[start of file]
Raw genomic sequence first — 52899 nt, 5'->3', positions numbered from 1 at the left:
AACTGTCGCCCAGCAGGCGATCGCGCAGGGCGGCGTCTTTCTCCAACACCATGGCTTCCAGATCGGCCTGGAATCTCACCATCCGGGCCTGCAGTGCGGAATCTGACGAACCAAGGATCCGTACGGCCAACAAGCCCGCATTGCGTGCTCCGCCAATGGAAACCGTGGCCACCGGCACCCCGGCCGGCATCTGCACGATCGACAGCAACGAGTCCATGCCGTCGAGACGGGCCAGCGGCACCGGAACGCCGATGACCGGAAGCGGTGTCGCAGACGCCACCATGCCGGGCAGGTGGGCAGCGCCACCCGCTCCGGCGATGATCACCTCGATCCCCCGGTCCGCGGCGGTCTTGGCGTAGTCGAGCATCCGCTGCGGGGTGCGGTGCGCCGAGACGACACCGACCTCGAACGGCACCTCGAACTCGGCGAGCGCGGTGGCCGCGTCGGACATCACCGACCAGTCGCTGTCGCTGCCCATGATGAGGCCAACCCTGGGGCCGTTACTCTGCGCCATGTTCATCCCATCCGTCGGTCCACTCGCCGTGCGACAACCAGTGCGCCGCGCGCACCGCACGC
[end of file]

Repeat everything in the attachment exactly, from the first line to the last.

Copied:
Raw genomic sequence first — 52899 nt, 5'->3', positions numbered from 1 at the left:
AACTGTCGCCCAGCAGGCGATCGCGCAGGGCGGCGTCTTTCTCCAACACCATGGCTTCCAGATCGGCCTGGAATCTCACCATCCGGGCCTGCAGTGCGGAATCTGACGAACCAAGGATCCGTACGGCCAACAAGCCCGCATTGCGTGCTCCGCCAATGGAAACCGTGGCCACCGGCACCCCGGCCGGCATCTGCACGATCGACAGCAACGAGTCCATGCCGTCGAGACGGGCCAGCGGCACCGGAACGCCGATGACCGGAAGCGGTGTCGCAGACGCCACCATGCCGGGCAGGTGGGCAGCGCCACCCGCTCCGGCGATGATCACCTCGATCCCCCGGTCCGCGGCGGTCTTGGCGTAGTCGAGCATCCGCTGCGGGGTGCGGTGCGCCGAGACGACACCGACCTCGAACGGCACCTCGAACTCGGCGAGCGCGGTGGCCGCGTCGGACATCACCGACCAGTCGCTGTCGCTGCCCATGATGAGGCCAACCCTGGGGCCGTTACTCTGCGCCATGTTCATCCCATCCGTCGGTCCACTCGCCGTGCGACAACCAGTGCGCCGCGCGCACCGCACGC